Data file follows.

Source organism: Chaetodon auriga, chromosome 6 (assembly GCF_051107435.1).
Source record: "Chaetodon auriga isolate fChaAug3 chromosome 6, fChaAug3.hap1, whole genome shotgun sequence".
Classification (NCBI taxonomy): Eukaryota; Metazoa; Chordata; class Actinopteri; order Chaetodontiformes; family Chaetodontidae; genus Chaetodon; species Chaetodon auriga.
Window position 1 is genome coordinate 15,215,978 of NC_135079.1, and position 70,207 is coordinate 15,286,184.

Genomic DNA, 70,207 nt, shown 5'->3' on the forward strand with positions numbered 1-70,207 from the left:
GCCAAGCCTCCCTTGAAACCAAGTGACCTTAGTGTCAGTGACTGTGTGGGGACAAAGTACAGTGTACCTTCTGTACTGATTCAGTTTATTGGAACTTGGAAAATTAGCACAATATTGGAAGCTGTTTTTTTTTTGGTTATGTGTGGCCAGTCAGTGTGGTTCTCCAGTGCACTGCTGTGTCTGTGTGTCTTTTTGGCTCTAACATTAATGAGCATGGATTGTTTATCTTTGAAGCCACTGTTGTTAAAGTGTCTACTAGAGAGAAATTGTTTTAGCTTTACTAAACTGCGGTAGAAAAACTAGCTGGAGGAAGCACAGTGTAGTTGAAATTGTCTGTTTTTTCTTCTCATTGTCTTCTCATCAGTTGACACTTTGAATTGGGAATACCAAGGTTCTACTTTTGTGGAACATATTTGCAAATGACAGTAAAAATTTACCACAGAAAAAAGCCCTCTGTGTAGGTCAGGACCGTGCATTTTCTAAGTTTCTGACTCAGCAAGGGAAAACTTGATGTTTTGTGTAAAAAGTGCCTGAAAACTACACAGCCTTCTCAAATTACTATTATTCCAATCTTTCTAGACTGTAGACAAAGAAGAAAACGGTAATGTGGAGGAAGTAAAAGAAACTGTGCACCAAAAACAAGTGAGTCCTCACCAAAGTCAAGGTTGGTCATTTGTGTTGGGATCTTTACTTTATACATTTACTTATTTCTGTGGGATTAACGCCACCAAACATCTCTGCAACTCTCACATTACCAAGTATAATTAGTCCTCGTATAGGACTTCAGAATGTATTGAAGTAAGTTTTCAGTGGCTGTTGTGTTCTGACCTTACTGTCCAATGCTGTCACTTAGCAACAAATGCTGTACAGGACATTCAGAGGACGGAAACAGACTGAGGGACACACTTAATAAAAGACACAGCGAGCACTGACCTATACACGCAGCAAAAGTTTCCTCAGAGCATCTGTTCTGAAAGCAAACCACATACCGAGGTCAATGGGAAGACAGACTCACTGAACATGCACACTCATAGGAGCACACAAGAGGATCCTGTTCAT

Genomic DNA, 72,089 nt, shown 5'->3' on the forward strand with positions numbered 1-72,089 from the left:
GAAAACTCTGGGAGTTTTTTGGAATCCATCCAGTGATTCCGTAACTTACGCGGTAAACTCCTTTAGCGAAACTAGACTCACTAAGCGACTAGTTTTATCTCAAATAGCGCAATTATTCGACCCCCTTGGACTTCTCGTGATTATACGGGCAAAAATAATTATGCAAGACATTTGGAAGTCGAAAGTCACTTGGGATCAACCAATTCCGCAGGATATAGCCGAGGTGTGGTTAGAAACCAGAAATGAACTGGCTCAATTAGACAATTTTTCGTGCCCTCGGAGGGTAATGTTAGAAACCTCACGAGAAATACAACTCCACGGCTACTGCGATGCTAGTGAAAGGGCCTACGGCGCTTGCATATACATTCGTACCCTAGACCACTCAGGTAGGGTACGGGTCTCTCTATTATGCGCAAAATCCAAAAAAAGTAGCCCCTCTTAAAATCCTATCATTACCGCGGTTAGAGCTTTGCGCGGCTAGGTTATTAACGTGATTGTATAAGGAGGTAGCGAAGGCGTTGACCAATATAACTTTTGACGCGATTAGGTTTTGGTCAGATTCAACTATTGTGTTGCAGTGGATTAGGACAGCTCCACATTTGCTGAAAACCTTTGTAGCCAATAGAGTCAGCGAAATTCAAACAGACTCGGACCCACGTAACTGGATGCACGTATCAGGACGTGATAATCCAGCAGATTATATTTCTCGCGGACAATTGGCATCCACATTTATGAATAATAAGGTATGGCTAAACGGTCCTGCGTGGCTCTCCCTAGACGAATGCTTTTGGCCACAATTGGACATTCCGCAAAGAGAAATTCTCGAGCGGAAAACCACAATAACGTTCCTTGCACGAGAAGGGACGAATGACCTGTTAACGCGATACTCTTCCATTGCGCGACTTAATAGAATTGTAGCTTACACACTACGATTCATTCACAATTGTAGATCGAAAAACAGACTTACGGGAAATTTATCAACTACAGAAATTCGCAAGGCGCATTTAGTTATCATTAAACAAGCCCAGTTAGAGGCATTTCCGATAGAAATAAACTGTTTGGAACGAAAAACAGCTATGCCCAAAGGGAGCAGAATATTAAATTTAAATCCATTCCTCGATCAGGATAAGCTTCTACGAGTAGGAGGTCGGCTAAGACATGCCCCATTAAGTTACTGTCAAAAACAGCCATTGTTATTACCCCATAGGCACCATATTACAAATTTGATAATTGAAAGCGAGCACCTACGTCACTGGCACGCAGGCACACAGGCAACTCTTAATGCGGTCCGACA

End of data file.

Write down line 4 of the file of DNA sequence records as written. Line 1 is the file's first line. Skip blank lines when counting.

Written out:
Window position 1 is genome coordinate 15,215,978 of NC_135079.1, and position 70,207 is coordinate 15,286,184.